Homeless issues are highlighted in Melton

Merlton Rotary Business Support Group mentors EMN-161122-170159001
Merlton Rotary Business Support Group mentors EMN-161122-170159001
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The rate people become homeless in Melton is the third highest in English districts, a new report shows.

The surprise figures were revealed in the latest annual Melton District Health Profile, which is compiled by Public Health England.

The findings, which relate to statutory homelessness where a local authority has a responsibility to find accommodation for an individual, shows the borough’s rate to be significantly worse than the national average.

Out of 114 enquiries this year, between April and November, from people declaring they had nowhere to live, 36 were declared homeless.

That compares with 34 homeless people being identified last year from the same number of enquiries.

Members of Melton Council’s community and social affairs committee discussed the report at their latest meeting and decided to see how they couldbring down the homeless rate.

Chairman Alan Pearson told the Melton Times: “The situation is not as bad as the report would suggest because these tables are based on pro rata figures.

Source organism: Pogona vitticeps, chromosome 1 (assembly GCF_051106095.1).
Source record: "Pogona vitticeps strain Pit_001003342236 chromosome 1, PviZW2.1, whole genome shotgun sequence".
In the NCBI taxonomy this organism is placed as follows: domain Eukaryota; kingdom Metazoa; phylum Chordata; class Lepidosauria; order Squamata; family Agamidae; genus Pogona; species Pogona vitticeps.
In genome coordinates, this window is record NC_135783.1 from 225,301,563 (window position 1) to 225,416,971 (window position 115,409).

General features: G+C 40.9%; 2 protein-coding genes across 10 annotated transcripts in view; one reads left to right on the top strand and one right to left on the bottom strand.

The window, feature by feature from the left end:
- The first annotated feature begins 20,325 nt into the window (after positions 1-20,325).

“We are only talking about a small number of people compared to the population of the borough.”

But he added: “Homelessness is an issue in Melton, though, and we are targeting it to improve the situation.

“We are already doing a lot to help prevent people becoming homeless and we will report back at the next meeting to see what more can be done.”

The council is housing 23 of the 36 registered homeless people in Melton in temporary accommodation, while the others have found somewhere to live.

Harry Rai, the authority’s head of communities and neighbourhoods, said: “The majority of people who come to us do so because their current accommodation, with family or friends, is no longer available.

“The new Local Plan will help if we get the new houses we need because we are not building enough.”

Mr Rai said the borough’s Me and My Learning service was already doing good work to help support homeless Melton people and teach them skills which will enable them to live independent lives.

Preventing homelessness remained a key target for the council, he added.